TSAKIRIDIS DEVICES ZEUS ULTIMA phono preamplifier
+ Delightfully lush and airy sounding phono stage, exemplifying the best of what analogue can be without the astronomical pricing of some competitors; very easy set-up for matching cartridges.
– Highest MC gain of 68dB may be too low for the lowest output MC cartridges.
A guide to the ratings
TSAKIRIDIS Devices is a Greek manufacturer founded only in 1987. Its main product lines consist of amplifiers, all of which are hand-crafted with the highest component parts in Greece. Its stated mission is to make high quality audio equipment at a price/performance ratio that would set the products apart from the rest – equipment that sounds good, is easy to live with and looks attractive too!
The component for review here is the Tsakiridis Zeus, the only phono preamplifier in the range. The Zeus comes in two configurations – the Standard which uses Mundorf Evo capacitors in the interstage and in the output signal stage, and the Ultima, reviewed here, which has Mundorf Evo Silver Gold Oil signal capacitors.
The Zeus Ultima exudes simple elegance with a sensibly sized LED display in the centre of the front plate. A large control knob at the display’s right side enables all the necessary adjustments for cartridge matching. The Ultima is equipped for inputs from two sources, so one can have a moving coil cartridge on one input and another moving coil or moving magnet cartridge on the other. Settings are very intuitive, requiring only turning and pushing the knob. I took about five minutes to set up for my two cartridges.
Settings available include a range of gain, capacitance and impedence to suit almost all cartridges in the market except that the maximum gain of 68dB may not be sufficient for the lowest gain models of 0.2mV and below.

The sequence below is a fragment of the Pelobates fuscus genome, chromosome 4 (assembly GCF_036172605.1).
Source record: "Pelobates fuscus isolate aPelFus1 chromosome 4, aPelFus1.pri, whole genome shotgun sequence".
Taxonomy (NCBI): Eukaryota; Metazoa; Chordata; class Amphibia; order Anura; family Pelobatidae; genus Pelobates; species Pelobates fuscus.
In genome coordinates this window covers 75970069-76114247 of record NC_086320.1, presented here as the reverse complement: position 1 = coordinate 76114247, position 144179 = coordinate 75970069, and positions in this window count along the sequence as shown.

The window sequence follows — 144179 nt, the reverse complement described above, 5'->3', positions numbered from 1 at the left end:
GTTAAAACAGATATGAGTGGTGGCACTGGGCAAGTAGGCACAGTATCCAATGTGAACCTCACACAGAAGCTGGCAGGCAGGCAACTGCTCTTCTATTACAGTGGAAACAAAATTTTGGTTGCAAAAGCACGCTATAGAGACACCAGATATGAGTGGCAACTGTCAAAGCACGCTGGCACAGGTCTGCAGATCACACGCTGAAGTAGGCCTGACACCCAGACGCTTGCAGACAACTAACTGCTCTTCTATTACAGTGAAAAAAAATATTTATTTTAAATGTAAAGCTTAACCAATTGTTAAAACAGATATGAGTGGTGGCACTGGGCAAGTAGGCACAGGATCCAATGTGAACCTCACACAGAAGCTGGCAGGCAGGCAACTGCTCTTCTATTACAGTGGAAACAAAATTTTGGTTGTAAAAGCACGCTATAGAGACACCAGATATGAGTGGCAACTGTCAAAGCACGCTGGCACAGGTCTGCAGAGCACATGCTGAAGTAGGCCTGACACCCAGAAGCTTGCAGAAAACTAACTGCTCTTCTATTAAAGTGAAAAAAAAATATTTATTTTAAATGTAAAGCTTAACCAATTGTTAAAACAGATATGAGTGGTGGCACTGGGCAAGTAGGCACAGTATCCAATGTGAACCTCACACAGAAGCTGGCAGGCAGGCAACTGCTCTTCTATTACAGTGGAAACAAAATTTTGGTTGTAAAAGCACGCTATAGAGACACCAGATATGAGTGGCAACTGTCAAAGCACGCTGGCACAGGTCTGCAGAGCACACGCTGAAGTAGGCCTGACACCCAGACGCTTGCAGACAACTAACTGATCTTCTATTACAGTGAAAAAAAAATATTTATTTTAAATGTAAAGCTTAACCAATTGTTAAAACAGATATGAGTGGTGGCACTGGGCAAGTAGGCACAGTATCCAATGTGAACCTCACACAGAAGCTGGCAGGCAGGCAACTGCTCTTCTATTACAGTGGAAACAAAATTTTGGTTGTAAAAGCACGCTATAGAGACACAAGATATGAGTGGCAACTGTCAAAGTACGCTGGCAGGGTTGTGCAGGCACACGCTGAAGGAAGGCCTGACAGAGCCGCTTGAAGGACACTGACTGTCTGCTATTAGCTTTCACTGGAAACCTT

The Ultimate has both single-ended and balanced output, and the entire unit is well finished, exuding good craftsmanship and care in design. The top plate itself is worthy of mentioned, being silvery specked sand-blasted with ventilation holes in the form of the brand name. A nice touch, indeed.
In terms of design, the Zeus Ultima is a hybrid design of semiconductors and tube. The highest quality op amps are used in the input and gain stages whilst the final output stage is a single 6DJ8 tube. Tsakiridis claims that such a hybrid design enables excellent RIAA equalisation, accurate reproduction of signals and highest sound-to-noise ratio. The usage of a single tube enables users to customise the sound signature to their preference and, of course, provides that unmistakable texture.
As mentioned, setting up for my two turntable cartridges was really easy. For the Hana ML, an impedance of 100 ohms and gain of 62dB was set, while for the Hana SL, I settled on impedance of 500 ohms and the same 62dD gain. Late in the review, I used my Denon DL S1 cartridge which had only an output of 0.15mV and even the highest 68dB gain setting was noticeably inadequate – this is hardly a critique of the Ultima as not many phono amplifiers have adequate gain for such low output cartridges.
The review unit was practically fresh out of the box and required running in before settling down to a stable sonic signature. I also noticed that for each session, it took about 30 minutes for the unit to settle in, before that there was a noticeable brightly lit and slight graininess to the sound. Not a major issue as most equipment exhibit such characteristics, but I’m highlighting it here because of the striking contrast to the sound of the Zeus Ultima when it settles down.